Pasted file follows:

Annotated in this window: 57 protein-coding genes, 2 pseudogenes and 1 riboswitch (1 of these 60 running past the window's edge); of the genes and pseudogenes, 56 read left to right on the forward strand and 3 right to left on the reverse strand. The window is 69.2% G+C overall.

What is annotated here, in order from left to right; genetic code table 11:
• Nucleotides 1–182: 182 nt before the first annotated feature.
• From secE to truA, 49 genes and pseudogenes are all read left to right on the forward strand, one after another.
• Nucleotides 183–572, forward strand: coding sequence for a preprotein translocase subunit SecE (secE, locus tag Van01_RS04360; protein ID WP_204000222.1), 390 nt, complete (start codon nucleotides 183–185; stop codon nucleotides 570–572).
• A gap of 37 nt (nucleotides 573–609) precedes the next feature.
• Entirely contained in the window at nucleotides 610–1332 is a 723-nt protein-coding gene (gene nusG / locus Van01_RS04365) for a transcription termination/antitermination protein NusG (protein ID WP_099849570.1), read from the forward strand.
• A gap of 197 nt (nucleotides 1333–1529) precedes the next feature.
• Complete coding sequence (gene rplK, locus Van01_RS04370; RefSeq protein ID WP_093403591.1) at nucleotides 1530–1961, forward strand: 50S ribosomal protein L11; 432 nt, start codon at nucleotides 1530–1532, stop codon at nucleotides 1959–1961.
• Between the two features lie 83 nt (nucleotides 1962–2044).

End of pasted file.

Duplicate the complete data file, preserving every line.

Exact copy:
Annotated in this window: 57 protein-coding genes, 2 pseudogenes and 1 riboswitch (1 of these 60 running past the window's edge); of the genes and pseudogenes, 56 read left to right on the forward strand and 3 right to left on the reverse strand. The window is 69.2% G+C overall.

What is annotated here, in order from left to right; genetic code table 11:
• Nucleotides 1–182: 182 nt before the first annotated feature.
• From secE to truA, 49 genes and pseudogenes are all read left to right on the forward strand, one after another.
• Nucleotides 183–572, forward strand: coding sequence for a preprotein translocase subunit SecE (secE, locus tag Van01_RS04360; protein ID WP_204000222.1), 390 nt, complete (start codon nucleotides 183–185; stop codon nucleotides 570–572).
• A gap of 37 nt (nucleotides 573–609) precedes the next feature.
• Entirely contained in the window at nucleotides 610–1332 is a 723-nt protein-coding gene (gene nusG / locus Van01_RS04365) for a transcription termination/antitermination protein NusG (protein ID WP_099849570.1), read from the forward strand.
• A gap of 197 nt (nucleotides 1333–1529) precedes the next feature.
• Complete coding sequence (gene rplK, locus Van01_RS04370; RefSeq protein ID WP_093403591.1) at nucleotides 1530–1961, forward strand: 50S ribosomal protein L11; 432 nt, start codon at nucleotides 1530–1532, stop codon at nucleotides 1959–1961.
• Between the two features lie 83 nt (nucleotides 1962–2044).